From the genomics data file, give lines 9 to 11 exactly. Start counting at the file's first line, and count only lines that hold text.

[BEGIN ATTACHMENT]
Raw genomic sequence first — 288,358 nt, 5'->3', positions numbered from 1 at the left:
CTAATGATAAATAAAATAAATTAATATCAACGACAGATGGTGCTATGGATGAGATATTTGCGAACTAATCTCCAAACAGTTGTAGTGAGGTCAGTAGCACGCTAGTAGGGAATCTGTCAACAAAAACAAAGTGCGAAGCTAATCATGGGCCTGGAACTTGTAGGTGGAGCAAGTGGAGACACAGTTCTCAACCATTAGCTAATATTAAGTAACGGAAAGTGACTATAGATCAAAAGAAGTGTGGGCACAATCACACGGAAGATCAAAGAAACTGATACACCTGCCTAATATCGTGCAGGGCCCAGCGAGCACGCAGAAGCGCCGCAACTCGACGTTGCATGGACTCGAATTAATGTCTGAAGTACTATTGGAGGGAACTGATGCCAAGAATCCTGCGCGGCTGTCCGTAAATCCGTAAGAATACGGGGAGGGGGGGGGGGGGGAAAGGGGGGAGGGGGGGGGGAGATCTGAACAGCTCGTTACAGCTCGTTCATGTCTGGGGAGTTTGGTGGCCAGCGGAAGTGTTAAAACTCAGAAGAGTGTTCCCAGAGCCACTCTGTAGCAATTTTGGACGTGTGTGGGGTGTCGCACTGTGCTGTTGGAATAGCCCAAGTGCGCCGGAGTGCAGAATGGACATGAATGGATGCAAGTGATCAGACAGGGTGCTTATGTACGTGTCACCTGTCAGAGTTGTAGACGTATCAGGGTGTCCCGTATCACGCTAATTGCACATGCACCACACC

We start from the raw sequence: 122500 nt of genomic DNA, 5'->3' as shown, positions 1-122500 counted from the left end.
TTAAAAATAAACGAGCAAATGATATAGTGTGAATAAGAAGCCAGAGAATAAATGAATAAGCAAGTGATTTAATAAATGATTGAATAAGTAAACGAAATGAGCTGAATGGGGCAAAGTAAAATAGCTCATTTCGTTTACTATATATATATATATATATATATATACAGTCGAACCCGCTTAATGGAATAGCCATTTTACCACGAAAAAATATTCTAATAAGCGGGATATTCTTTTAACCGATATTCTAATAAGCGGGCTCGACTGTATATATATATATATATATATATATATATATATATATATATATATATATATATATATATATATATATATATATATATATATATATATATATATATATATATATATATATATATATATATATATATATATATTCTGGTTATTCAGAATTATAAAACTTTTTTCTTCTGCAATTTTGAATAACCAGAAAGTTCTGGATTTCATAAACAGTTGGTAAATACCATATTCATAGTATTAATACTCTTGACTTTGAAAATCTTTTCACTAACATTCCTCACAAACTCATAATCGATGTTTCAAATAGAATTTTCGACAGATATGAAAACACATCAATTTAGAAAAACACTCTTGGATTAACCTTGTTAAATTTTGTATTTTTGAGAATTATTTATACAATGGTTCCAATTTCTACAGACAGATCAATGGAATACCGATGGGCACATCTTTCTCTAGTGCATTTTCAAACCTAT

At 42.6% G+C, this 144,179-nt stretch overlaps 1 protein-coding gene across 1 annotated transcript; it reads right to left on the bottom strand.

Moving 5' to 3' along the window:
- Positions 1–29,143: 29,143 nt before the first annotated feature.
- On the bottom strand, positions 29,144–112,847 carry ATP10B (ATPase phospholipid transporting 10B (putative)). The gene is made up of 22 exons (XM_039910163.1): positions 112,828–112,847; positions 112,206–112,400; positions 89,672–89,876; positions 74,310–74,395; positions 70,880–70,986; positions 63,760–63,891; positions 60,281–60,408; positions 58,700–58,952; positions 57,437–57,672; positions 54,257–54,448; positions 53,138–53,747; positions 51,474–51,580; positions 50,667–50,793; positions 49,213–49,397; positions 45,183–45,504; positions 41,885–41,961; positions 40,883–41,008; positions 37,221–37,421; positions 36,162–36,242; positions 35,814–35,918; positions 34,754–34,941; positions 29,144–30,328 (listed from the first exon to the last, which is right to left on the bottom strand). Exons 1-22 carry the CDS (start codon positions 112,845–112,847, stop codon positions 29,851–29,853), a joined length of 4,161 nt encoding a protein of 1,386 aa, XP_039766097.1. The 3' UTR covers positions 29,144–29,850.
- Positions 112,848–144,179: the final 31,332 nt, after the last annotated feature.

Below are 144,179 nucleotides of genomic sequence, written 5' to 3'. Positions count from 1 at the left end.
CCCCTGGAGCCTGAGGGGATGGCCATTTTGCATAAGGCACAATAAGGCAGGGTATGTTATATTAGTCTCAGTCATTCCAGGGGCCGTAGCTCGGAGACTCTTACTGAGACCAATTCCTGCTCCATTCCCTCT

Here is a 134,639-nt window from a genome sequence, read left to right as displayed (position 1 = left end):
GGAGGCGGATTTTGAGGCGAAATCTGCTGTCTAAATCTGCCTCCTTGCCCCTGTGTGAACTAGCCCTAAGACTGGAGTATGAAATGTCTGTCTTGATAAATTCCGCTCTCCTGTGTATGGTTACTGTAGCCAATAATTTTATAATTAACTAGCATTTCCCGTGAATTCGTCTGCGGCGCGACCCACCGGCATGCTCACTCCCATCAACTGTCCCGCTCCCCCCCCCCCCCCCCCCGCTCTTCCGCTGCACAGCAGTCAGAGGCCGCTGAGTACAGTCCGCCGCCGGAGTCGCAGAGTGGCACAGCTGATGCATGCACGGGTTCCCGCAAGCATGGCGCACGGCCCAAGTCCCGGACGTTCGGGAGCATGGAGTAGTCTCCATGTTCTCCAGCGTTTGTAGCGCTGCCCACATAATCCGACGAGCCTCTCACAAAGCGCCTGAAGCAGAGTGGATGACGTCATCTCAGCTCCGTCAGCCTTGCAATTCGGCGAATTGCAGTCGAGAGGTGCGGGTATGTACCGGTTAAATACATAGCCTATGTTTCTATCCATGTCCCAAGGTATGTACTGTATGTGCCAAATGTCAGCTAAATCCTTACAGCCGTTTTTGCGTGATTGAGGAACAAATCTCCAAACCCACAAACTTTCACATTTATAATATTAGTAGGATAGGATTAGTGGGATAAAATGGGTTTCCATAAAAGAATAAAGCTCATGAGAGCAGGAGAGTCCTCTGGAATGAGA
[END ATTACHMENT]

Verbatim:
- Positions 112,848–144,179: the final 31,332 nt, after the last annotated feature.

Below are 144,179 nucleotides of genomic sequence, written 5' to 3'. Positions count from 1 at the left end.
CCCCTGGAGCCTGAGGGGATGGCCATTTTGCATAAGGCACAATAAGGCAGGGTATGTTATATTAGTCTCAGTCATTCCAGGGGCCGTAGCTCGGAGACTCTTACTGAGACCAATTCCTGCTCCATTCCCTCT